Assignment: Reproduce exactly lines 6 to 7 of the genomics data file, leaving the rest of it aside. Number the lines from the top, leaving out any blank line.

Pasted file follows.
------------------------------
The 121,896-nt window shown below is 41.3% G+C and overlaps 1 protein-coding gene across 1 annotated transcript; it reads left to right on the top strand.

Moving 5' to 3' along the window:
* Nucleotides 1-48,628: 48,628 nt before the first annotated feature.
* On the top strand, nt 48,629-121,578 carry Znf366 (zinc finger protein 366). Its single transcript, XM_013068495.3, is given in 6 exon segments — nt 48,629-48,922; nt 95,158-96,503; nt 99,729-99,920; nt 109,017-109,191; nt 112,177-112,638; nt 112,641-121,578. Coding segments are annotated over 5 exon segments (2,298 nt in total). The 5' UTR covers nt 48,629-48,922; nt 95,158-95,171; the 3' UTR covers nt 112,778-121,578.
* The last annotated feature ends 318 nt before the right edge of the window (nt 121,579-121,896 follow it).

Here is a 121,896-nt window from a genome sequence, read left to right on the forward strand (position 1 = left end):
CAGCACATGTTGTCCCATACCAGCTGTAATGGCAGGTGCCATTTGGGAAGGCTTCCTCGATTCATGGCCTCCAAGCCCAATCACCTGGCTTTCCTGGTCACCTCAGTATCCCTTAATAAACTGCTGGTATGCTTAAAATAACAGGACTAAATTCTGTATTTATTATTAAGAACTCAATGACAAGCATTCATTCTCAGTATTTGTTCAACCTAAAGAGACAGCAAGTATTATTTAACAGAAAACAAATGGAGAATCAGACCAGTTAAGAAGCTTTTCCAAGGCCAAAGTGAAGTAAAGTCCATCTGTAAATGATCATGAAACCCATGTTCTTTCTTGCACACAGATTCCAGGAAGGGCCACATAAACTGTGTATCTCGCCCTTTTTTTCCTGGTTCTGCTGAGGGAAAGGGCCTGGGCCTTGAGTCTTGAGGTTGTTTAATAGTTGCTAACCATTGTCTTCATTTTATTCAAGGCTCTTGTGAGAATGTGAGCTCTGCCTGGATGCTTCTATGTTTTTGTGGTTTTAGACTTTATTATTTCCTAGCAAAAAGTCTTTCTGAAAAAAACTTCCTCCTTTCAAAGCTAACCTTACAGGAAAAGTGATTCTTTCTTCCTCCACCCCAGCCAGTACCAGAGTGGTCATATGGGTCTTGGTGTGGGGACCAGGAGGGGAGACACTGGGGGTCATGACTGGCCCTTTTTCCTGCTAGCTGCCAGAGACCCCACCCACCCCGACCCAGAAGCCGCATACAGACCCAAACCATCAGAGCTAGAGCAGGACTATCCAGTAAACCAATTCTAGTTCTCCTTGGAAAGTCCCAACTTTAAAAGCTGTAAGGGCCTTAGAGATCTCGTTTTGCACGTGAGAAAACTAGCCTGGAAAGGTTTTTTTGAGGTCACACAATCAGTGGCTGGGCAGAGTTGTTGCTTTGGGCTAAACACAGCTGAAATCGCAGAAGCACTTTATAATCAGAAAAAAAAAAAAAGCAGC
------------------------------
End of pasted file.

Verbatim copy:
Here is a 121,896-nt window from a genome sequence, read left to right on the forward strand (position 1 = left end):
CAGCACATGTTGTCCCATACCAGCTGTAATGGCAGGTGCCATTTGGGAAGGCTTCCTCGATTCATGGCCTCCAAGCCCAATCACCTGGCTTTCCTGGTCACCTCAGTATCCCTTAATAAACTGCTGGTATGCTTAAAATAACAGGACTAAATTCTGTATTTATTATTAAGAACTCAATGACAAGCATTCATTCTCAGTATTTGTTCAACCTAAAGAGACAGCAAGTATTATTTAACAGAAAACAAATGGAGAATCAGACCAGTTAAGAAGCTTTTCCAAGGCCAAAGTGAAGTAAAGTCCATCTGTAAATGATCATGAAACCCATGTTCTTTCTTGCACACAGATTCCAGGAAGGGCCACATAAACTGTGTATCTCGCCCTTTTTTTCCTGGTTCTGCTGAGGGAAAGGGCCTGGGCCTTGAGTCTTGAGGTTGTTTAATAGTTGCTAACCATTGTCTTCATTTTATTCAAGGCTCTTGTGAGAATGTGAGCTCTGCCTGGATGCTTCTATGTTTTTGTGGTTTTAGACTTTATTATTTCCTAGCAAAAAGTCTTTCTGAAAAAAACTTCCTCCTTTCAAAGCTAACCTTACAGGAAAAGTGATTCTTTCTTCCTCCACCCCAGCCAGTACCAGAGTGGTCATATGGGTCTTGGTGTGGGGACCAGGAGGGGAGACACTGGGGGTCATGACTGGCCCTTTTTCCTGCTAGCTGCCAGAGACCCCACCCACCCCGACCCAGAAGCCGCATACAGACCCAAACCATCAGAGCTAGAGCAGGACTATCCAGTAAACCAATTCTAGTTCTCCTTGGAAAGTCCCAACTTTAAAAGCTGTAAGGGCCTTAGAGATCTCGTTTTGCACGTGAGAAAACTAGCCTGGAAAGGTTTTTTTGAGGTCACACAATCAGTGGCTGGGCAGAGTTGTTGCTTTGGGCTAAACACAGCTGAAATCGCAGAAGCACTTTATAATCAGAAAAAAAAAAAAAGCAGC